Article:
Ford v. Kavanaugh Last Thursday

Readers have been asking for my thoughts about Thursday’s all-day Senate Judiciary Committee hearing since Thursday morning, when the committee was still questioning Dr. Christine Blasey Ford about her allegation that Judge Brett Kavanaugh sexually assaulted her in high school. I’ve put off everyone who’s asked, until I could finish these notes. (I was hoping for Saturday, but it turns out that I have a life.) Six days later, off we go. I know this is a lot.

First, my starting point: I awoke that morning willing to believe Dr. Ford and to conclude that President Trump should withdraw his Supreme Court nomination. I was also willing to believe Judge Kavanaugh and to declare that the Senate Judiciary Committee and the Senate should just vote already.

The hearing ran through the afternoon. I watched or listened to about half of it live — some of it from my dentist’s chair, and the dental work was a lot less painful. By Friday evening I had watched the rest of it. Parts of it I watched a second time, or even a third or fourth.

This all would have been easier, if I were willing to believe that he is lying simply because he’s a man (and a conservative), and that she is telling the truth simply because she’s a woman. Some folks are wired that way, I guess, but I still see guilt and innocence as individual matters, not a tribal thing.

Judge Kavanaugh: Things We Know and Things We Don’t

Let’s start with this: I don’t know who, if anyone, is telling the truth about Brett Kavanaugh and who isn’t. Nor do you.

I am aware that in our hyper-tribalistic political climate, I have just invited accusations that I am disrespecting the victim — here still the alleged victim, Dr. Christine Blasey Ford — or that I am a misogynist, or that I have insulted all women or at least all abuse victims by not instantly and automatically believing this one.

I choose to believe that American society has not disintegrated so far as to think we can determine truth by reading the labels we put on people. I choose to believe that more of us than make a fuss about it are still capable of rational thought, civil discussion, and patiently weighing all the evidence before drawing any conclusions.

I keep hoping that logic will help a little.

Mr. Justice Mike Lee? Not in 2018.

United States Senator Mike Lee (R-Utah) is said to be on the short list, but perhaps not the shorter list, to fill the US Supreme Court seat opened by Justice Anthony Kennedy’s retirement.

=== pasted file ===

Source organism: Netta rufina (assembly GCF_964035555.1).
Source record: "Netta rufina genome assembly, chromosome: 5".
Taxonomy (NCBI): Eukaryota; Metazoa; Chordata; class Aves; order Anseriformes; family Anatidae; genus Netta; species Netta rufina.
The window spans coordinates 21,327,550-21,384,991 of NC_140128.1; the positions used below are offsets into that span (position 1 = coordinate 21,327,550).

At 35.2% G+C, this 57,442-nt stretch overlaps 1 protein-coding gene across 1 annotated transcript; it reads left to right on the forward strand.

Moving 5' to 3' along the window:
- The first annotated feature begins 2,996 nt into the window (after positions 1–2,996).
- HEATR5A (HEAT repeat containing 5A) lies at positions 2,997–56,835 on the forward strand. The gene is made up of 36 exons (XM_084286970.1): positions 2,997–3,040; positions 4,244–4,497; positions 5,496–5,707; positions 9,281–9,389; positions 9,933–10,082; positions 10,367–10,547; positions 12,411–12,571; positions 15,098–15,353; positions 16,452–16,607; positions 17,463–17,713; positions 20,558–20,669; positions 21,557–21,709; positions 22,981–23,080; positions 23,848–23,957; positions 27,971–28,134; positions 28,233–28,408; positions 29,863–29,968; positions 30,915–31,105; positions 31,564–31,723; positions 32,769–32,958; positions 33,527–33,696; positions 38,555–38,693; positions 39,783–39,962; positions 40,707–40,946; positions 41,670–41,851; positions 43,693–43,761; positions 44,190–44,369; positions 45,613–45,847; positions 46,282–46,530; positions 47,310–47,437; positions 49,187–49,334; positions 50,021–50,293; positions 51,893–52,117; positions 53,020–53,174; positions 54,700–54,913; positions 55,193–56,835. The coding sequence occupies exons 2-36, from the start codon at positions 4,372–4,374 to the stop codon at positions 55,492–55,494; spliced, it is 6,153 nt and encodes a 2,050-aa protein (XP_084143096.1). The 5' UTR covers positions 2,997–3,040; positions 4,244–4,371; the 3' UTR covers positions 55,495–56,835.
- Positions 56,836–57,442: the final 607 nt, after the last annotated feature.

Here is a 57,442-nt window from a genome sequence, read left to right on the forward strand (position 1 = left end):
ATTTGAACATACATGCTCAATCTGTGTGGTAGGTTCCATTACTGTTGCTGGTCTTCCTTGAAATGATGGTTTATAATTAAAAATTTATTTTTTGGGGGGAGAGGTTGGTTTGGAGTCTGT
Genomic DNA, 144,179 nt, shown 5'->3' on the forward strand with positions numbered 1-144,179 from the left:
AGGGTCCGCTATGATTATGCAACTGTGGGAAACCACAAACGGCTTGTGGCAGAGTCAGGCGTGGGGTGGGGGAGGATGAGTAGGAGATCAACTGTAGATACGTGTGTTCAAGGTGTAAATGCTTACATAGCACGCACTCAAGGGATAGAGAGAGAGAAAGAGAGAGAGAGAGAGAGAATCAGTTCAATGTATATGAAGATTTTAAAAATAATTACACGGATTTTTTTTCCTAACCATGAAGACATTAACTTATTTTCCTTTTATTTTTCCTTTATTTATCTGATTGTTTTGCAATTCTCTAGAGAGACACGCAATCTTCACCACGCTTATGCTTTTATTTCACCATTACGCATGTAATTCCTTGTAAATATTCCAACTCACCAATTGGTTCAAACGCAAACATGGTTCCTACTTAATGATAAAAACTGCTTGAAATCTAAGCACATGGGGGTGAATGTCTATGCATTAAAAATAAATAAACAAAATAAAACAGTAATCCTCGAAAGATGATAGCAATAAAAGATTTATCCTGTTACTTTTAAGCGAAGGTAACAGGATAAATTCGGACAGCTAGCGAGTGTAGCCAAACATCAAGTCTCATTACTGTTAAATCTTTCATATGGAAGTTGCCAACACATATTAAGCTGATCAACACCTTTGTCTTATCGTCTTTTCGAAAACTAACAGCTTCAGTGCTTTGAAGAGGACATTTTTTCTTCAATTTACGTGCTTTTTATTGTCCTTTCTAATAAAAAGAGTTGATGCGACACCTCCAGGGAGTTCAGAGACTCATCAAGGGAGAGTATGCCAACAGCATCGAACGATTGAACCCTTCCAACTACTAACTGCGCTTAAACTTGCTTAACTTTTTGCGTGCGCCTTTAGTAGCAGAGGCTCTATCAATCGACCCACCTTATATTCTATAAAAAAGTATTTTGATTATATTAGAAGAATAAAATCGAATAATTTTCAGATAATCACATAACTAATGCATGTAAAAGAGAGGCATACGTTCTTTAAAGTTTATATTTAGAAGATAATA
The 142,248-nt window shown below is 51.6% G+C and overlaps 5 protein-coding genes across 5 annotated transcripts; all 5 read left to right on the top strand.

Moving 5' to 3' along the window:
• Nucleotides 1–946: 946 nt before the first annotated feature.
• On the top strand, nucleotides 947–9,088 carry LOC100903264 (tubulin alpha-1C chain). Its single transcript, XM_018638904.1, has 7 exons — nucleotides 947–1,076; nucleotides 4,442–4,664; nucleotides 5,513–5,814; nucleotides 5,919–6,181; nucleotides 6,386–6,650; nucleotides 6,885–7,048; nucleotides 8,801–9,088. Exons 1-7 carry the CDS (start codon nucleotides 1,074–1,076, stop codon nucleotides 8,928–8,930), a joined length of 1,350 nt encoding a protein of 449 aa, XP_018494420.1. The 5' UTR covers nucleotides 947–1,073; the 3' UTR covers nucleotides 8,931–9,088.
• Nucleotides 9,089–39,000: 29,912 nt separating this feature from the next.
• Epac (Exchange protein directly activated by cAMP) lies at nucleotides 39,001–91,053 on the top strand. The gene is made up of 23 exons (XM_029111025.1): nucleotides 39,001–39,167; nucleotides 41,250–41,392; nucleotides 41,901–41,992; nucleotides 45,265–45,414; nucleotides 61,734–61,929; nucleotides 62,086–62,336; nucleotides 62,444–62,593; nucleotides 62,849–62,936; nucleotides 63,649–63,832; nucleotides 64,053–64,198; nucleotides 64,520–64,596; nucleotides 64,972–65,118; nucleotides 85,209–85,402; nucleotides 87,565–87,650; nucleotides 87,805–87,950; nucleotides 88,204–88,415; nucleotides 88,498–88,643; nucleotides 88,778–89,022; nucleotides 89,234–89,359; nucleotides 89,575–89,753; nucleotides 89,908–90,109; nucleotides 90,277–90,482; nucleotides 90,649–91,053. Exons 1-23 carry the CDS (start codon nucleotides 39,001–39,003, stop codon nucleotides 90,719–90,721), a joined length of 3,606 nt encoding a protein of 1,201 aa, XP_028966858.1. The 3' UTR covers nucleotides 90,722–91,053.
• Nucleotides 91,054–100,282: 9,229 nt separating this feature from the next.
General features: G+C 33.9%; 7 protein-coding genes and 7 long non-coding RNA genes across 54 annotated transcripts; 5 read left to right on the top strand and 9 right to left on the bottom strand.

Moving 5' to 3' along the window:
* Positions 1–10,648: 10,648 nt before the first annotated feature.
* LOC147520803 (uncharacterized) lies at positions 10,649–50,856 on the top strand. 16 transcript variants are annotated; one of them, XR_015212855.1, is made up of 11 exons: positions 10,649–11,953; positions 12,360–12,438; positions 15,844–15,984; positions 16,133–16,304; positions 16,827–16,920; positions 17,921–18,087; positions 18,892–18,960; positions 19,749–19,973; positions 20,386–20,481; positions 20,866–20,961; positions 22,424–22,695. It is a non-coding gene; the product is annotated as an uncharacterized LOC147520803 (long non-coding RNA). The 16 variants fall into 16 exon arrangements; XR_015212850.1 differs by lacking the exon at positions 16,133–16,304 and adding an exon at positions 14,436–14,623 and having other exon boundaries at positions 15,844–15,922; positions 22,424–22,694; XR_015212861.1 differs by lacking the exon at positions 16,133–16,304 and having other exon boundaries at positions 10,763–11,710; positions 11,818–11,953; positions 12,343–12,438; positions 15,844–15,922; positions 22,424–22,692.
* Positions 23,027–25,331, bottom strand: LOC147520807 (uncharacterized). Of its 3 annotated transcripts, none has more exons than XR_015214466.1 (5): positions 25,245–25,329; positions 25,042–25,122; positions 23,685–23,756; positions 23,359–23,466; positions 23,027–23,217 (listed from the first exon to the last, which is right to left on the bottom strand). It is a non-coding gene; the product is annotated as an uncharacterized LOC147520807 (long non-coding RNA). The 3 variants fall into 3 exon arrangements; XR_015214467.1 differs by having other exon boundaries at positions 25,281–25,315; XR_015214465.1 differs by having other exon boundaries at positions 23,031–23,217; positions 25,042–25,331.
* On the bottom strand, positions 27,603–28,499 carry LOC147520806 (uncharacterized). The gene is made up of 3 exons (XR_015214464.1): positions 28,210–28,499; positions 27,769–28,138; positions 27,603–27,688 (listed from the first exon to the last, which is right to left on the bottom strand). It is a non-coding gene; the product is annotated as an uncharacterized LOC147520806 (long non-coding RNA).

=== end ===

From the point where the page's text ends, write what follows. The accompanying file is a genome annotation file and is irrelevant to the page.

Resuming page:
Here we’ll consider why President Trump might nominate Utah’s junior senator — and why he probably won’t.

Senator Mike Lee
Senator Mike Lee (R-Utah)

Good Numbers, Bad Numbers

In politics, as in work and life generally, I’m a longtime fan of getting the right numbers, getting the numbers right, and understanding what they tell us and what they don’t. My recent essay, Water Bills, Fees, and Our Politics, applied that to local politics.

It also left me thinking that some illustrative, more general examples might be useful or at least fun. They’re not all from politics, let alone the current local election cycle.

Using Numbers Wrong

Let’s warm up with a softball.

The other day, I saw something like this floating around the Internet (I’m paraphrasing): “An orchestra consisting of 80 musicians can play a Beethoven symphony in 30 minutes. How many minutes would it take an orchestra of 120 musicians to play the same symphony?”

orchestra

If you don’t think about the situation, you might just make a calculation and say 20 minutes. Your math would be right, but your answer would be wrong. A moment’s consideration will reveal the obvious: the number of minutes will be approximately the same, no matter what size the orchestra. It’s not like asking how many more Toyota Tundras you can make if you have three identical, adequately staffed and supplied Tundra factories instead of two.

On Inauguration Day: 15 Things I Didn’t Blog About Lately, 9 Wishes for Our Future, 8 Points of Gratitude and Pride, and 3 Gifts for You

As I post this, one President of the United States is in the last minutes of his second term. (Much of the chattering class said this as New Year’s Day approached, but now it’s literally true.) Another President will call this the first day of his first term. Yet I will finish the day much as I begin it: a citizen of a country whose chief executive’s political aspirations and principles, or personal qualities, or both, I expect to be more harmful than beneficial to the freedom and welfare of my nation and the world.

Ten and a half weeks have passed since Election Day; one day less has passed since I last blogged here. True, I’ve been caught up in personal, professional, and church obligations; I spent more than half that span at least slightly ill (due to nonpolitical causes); and there was a holiday season stuck in there somewhere. So I have plenty of excuses for not blogging here. But they are only excuses. Obviously, I had some time to write, as you can see at my non-political blog, Bendable Light. I just didn’t want to write about politics enough to finish anything I started. I’m not sure what that means.